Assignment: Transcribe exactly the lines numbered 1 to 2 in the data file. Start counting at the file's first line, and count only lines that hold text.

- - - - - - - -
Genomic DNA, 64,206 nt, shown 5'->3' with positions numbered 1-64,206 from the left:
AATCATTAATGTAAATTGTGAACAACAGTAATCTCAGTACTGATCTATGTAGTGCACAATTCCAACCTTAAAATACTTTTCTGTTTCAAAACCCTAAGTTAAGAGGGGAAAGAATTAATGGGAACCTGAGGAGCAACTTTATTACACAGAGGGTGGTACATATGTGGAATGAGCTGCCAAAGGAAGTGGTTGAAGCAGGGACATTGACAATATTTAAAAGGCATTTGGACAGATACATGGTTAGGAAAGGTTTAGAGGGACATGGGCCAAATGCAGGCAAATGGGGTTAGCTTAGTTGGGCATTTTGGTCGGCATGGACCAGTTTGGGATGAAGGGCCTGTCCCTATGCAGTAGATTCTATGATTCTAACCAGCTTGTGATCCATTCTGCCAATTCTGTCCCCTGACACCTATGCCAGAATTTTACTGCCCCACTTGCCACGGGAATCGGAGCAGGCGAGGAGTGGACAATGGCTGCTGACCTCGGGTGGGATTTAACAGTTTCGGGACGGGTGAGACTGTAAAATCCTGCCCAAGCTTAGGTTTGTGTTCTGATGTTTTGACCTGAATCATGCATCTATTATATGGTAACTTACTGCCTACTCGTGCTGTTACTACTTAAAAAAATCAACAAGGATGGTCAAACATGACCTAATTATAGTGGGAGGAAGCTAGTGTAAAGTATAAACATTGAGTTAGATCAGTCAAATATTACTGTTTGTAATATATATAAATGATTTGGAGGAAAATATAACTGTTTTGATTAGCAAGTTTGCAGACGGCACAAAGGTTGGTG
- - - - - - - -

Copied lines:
Genomic DNA, 64,206 nt, shown 5'->3' with positions numbered 1-64,206 from the left:
AATCATTAATGTAAATTGTGAACAACAGTAATCTCAGTACTGATCTATGTAGTGCACAATTCCAACCTTAAAATACTTTTCTGTTTCAAAACCCTAAGTTAAGAGGGGAAAGAATTAATGGGAACCTGAGGAGCAACTTTATTACACAGAGGGTGGTACATATGTGGAATGAGCTGCCAAAGGAAGTGGTTGAAGCAGGGACATTGACAATATTTAAAAGGCATTTGGACAGATACATGGTTAGGAAAGGTTTAGAGGGACATGGGCCAAATGCAGGCAAATGGGGTTAGCTTAGTTGGGCATTTTGGTCGGCATGGACCAGTTTGGGATGAAGGGCCTGTCCCTATGCAGTAGATTCTATGATTCTAACCAGCTTGTGATCCATTCTGCCAATTCTGTCCCCTGACACCTATGCCAGAATTTTACTGCCCCACTTGCCACGGGAATCGGAGCAGGCGAGGAGTGGACAATGGCTGCTGACCTCGGGTGGGATTTAACAGTTTCGGGACGGGTGAGACTGTAAAATCCTGCCCAAGCTTAGGTTTGTGTTCTGATGTTTTGACCTGAATCATGCATCTATTATATGGTAACTTACTGCCTACTCGTGCTGTTACTACTTAAAAAAATCAACAAGGATGGTCAAACATGACCTAATTATAGTGGGAGGAAGCTAGTGTAAAGTATAAACATTGAGTTAGATCAGTCAAATATTACTGTTTGTAATATATATAAATGATTTGGAGGAAAATATAACTGTTTTGATTAGCAAGTTTGCAGACGGCACAAAGGTTGGTG